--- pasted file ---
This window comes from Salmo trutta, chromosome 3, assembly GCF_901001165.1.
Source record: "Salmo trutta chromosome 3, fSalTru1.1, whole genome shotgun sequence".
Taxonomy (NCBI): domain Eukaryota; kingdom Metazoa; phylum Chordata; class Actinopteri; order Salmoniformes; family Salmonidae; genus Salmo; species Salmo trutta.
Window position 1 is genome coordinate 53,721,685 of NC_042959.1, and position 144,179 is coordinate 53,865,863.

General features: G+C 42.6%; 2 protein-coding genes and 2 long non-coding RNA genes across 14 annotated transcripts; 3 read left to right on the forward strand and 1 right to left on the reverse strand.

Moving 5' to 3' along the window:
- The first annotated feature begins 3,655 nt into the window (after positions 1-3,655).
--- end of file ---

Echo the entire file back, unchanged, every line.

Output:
This window comes from Salmo trutta, chromosome 3, assembly GCF_901001165.1.
Source record: "Salmo trutta chromosome 3, fSalTru1.1, whole genome shotgun sequence".
Taxonomy (NCBI): domain Eukaryota; kingdom Metazoa; phylum Chordata; class Actinopteri; order Salmoniformes; family Salmonidae; genus Salmo; species Salmo trutta.
Window position 1 is genome coordinate 53,721,685 of NC_042959.1, and position 144,179 is coordinate 53,865,863.

General features: G+C 42.6%; 2 protein-coding genes and 2 long non-coding RNA genes across 14 annotated transcripts; 3 read left to right on the forward strand and 1 right to left on the reverse strand.

Moving 5' to 3' along the window:
- The first annotated feature begins 3,655 nt into the window (after positions 1-3,655).